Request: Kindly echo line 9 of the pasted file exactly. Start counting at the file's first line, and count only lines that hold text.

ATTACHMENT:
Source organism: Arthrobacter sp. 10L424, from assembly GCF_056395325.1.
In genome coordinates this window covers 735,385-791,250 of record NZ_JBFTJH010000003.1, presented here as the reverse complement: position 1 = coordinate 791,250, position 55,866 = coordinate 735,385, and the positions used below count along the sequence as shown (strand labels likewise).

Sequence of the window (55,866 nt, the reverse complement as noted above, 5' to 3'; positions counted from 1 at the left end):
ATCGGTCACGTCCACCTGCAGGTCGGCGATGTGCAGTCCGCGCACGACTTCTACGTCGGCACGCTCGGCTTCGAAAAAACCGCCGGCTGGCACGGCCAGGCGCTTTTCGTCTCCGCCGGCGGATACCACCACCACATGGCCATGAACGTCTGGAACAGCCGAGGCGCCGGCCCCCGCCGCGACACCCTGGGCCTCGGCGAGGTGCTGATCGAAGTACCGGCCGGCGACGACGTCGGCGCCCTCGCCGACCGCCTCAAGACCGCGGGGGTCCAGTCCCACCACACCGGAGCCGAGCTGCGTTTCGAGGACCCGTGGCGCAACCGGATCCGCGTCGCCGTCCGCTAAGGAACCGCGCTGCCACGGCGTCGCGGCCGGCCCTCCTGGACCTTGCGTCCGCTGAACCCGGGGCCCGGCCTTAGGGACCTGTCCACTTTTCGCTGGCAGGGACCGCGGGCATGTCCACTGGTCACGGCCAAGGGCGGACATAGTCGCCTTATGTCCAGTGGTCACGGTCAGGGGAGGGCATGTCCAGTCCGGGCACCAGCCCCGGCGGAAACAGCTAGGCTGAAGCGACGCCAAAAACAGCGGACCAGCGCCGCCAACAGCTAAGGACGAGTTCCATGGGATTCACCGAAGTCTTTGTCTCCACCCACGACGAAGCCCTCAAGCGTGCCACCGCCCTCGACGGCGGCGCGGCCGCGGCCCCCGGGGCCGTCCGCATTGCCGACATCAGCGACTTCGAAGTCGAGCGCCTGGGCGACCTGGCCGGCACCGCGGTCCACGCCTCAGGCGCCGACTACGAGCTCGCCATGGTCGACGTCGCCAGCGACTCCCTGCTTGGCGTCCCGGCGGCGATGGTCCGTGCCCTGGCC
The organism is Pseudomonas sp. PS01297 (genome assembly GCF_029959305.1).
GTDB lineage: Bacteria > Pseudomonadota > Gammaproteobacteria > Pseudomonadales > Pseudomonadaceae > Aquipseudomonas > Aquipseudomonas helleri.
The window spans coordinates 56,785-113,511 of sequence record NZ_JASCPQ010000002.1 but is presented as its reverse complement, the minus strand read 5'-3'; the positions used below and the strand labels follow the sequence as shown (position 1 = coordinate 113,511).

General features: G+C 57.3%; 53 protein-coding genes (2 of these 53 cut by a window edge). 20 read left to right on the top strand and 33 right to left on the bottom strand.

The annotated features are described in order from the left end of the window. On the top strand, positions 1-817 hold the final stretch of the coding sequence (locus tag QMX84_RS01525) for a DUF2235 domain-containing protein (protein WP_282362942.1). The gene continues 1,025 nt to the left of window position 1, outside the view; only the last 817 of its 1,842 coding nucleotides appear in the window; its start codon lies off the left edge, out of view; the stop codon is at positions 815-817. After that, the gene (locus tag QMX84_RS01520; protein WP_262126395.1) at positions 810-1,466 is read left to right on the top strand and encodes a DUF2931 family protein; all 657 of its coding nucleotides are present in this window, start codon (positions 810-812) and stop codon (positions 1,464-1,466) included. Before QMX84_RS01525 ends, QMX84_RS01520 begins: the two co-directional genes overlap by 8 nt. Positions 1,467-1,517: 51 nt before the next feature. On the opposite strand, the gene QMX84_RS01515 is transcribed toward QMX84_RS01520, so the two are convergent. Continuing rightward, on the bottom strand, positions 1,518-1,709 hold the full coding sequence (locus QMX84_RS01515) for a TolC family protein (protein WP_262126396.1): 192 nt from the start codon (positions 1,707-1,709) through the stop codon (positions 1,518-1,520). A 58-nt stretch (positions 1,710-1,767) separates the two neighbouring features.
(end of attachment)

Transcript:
The annotated features are described in order from the left end of the window. On the top strand, positions 1-817 hold the final stretch of the coding sequence (locus tag QMX84_RS01525) for a DUF2235 domain-containing protein (protein WP_282362942.1). The gene continues 1,025 nt to the left of window position 1, outside the view; only the last 817 of its 1,842 coding nucleotides appear in the window; its start codon lies off the left edge, out of view; the stop codon is at positions 815-817. After that, the gene (locus tag QMX84_RS01520; protein WP_262126395.1) at positions 810-1,466 is read left to right on the top strand and encodes a DUF2931 family protein; all 657 of its coding nucleotides are present in this window, start codon (positions 810-812) and stop codon (positions 1,464-1,466) included. Before QMX84_RS01525 ends, QMX84_RS01520 begins: the two co-directional genes overlap by 8 nt. Positions 1,467-1,517: 51 nt before the next feature. On the opposite strand, the gene QMX84_RS01515 is transcribed toward QMX84_RS01520, so the two are convergent. Continuing rightward, on the bottom strand, positions 1,518-1,709 hold the full coding sequence (locus QMX84_RS01515) for a TolC family protein (protein WP_262126396.1): 192 nt from the start codon (positions 1,707-1,709) through the stop codon (positions 1,518-1,520). A 58-nt stretch (positions 1,710-1,767) separates the two neighbouring features.